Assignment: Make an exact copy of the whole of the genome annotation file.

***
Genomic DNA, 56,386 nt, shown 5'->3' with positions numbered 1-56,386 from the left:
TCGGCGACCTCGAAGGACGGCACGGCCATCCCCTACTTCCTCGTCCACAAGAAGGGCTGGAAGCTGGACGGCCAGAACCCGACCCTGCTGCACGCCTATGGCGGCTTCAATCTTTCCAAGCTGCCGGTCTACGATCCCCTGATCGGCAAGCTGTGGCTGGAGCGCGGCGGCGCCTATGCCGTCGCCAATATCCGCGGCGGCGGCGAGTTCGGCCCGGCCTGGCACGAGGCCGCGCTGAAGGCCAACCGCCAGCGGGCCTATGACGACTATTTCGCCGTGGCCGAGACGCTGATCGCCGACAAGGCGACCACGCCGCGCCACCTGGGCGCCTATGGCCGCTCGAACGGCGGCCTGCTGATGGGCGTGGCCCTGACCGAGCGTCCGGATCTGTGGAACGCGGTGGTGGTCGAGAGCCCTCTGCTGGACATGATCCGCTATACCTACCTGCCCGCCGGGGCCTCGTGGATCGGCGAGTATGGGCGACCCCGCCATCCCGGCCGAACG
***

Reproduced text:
Genomic DNA, 56,386 nt, shown 5'->3' with positions numbered 1-56,386 from the left:
TCGGCGACCTCGAAGGACGGCACGGCCATCCCCTACTTCCTCGTCCACAAGAAGGGCTGGAAGCTGGACGGCCAGAACCCGACCCTGCTGCACGCCTATGGCGGCTTCAATCTTTCCAAGCTGCCGGTCTACGATCCCCTGATCGGCAAGCTGTGGCTGGAGCGCGGCGGCGCCTATGCCGTCGCCAATATCCGCGGCGGCGGCGAGTTCGGCCCGGCCTGGCACGAGGCCGCGCTGAAGGCCAACCGCCAGCGGGCCTATGACGACTATTTCGCCGTGGCCGAGACGCTGATCGCCGACAAGGCGACCACGCCGCGCCACCTGGGCGCCTATGGCCGCTCGAACGGCGGCCTGCTGATGGGCGTGGCCCTGACCGAGCGTCCGGATCTGTGGAACGCGGTGGTGGTCGAGAGCCCTCTGCTGGACATGATCCGCTATACCTACCTGCCCGCCGGGGCCTCGTGGATCGGCGAGTATGGGCGACCCCGCCATCCCGGCCGAACG